Fold lines 44 and 46 are provided transversely of the bag which allows the left and right hand ends to be folded centrally on top of one another to reduce the size of the package to approximately that of the charge of corn and fat contained therein. This substantially lessens the volume of the package and reduces shipping costs. It also makes the package more practical for use in available vending machines.
When the package is to be used, it is to be removed from storage e.g. in a vending machine, unfolded along lines 44 and 46 to the position shown in FIG. 1 with the bottom 38 of compartment 13 functioning as a base. It is then placed in a microwave oven in an upright position as shown in FIG. 2 and the oven is started. The popping time is usually about 4-7 minutes. The other end of the bag is folded over at 20 and securely pasted shut.
Refer now to FIGS. 3 and 4 which illustrate another embodiment of the invention in which the small compartment has a rectangular horizontal cross-section. In this embodiment, the bag 12 is identical with that of FIGS. 1 and 2 and the same numbers will refer to corresponding parts. The storage compartment for the corn which is somewhat different will now be described.
The storage compartment 13 of FIGS. 3 and 4 is formed from a single sheet of material which is transparent to microwave energy. In this instance the sheet comprises a cellulosic material such as paperboard which is preferably relatively heavy compared with the gauge of the flexible material of the bag 12 to keep its contents from being crushed during shipment. If the compartment 13 is made of paperboard, 10-14 gauge board is suitable but is by no means critical. The compartment 13 includes a bottom wall 50 that serves as a supporting base, four side walls 52, 54, 56 and 58 which are inclined centrally proceeding toward the bottom thereof when the container is in an upright position as seen in FIG. 4 giving the compartment 13 the funnel shaped configuration. The upper edge of each of the side panels 52-58 is provided with a horizontally extending relatively narrow tab T that is pasted to the mating portion of the lower wall of bag 12 adjacent to an opening 34 which in this instance is rectangular and corresponds in size and shape to the upper edge of the compartment 13. Excess material between walls 52-58 is tucked in to form web folds F which are preferably pasted to walls 56 and 52. The charge of corn and fat 42 is the same described above.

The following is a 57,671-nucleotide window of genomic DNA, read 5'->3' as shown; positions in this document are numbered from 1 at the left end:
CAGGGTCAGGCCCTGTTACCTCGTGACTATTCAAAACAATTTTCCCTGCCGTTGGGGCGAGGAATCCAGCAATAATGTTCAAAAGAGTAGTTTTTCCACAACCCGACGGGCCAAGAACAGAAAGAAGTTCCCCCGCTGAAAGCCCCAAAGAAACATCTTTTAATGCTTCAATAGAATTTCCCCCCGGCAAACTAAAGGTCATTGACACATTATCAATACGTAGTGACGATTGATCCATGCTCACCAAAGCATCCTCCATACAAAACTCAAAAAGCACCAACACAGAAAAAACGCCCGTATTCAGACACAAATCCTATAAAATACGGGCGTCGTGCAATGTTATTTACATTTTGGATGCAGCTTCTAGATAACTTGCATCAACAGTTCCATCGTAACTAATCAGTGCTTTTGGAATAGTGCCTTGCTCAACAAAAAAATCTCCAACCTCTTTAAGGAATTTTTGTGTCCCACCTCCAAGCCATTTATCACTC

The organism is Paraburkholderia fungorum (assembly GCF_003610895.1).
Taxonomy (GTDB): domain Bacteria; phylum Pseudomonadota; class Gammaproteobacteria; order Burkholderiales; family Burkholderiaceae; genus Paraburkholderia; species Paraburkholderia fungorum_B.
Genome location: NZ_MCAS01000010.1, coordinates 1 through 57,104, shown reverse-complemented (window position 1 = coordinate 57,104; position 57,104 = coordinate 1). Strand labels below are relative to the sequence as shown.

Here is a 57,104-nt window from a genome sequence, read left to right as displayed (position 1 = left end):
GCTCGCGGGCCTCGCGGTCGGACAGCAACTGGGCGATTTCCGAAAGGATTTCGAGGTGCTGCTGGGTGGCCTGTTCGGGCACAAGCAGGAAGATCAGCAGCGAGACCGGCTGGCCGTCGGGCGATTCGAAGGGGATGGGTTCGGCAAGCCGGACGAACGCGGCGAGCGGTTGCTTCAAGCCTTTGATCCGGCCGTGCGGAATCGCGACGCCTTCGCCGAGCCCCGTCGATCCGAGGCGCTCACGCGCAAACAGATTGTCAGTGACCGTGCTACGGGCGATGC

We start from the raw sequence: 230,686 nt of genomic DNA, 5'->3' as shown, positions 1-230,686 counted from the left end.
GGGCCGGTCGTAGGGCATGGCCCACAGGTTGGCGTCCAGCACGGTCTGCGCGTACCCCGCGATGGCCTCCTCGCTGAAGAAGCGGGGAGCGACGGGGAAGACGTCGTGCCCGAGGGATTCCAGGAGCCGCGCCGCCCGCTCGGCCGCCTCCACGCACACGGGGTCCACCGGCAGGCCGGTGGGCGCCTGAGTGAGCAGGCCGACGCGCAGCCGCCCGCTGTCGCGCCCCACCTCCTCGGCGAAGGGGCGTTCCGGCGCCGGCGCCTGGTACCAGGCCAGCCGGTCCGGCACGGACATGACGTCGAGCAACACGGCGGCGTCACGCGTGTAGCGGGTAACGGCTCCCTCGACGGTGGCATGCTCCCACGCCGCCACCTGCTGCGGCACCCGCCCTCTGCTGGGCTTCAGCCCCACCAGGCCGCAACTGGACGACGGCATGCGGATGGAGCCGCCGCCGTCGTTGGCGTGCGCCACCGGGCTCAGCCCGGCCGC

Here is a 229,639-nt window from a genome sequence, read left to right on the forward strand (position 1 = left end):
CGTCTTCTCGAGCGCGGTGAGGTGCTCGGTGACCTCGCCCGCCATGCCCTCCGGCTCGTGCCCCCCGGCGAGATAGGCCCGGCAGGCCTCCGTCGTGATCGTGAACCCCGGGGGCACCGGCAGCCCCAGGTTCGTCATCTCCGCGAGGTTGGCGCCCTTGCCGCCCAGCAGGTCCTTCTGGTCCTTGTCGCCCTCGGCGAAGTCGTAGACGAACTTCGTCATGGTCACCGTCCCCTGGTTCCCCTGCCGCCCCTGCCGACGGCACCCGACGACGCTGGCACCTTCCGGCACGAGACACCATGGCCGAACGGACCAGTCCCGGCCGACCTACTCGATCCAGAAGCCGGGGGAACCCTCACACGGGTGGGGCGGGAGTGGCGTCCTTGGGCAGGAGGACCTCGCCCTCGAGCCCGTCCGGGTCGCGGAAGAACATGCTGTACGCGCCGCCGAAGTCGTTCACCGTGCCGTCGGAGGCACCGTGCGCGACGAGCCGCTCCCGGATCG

The container of FIGS. 3 and 4 is used in the same manner as that of FIGS. 1 and 2. After being unfolded on lines 44 and 46 it is placed in an upright position with the bottom wall 50 of the compartment 13 downwardly to serve as a supporting base. It is placed in a microwave oven and cooked about 7 minutes or until the corn is popped.
Refer now to FIGS. 5 through 10 which illustrate a third embodiment of the invention.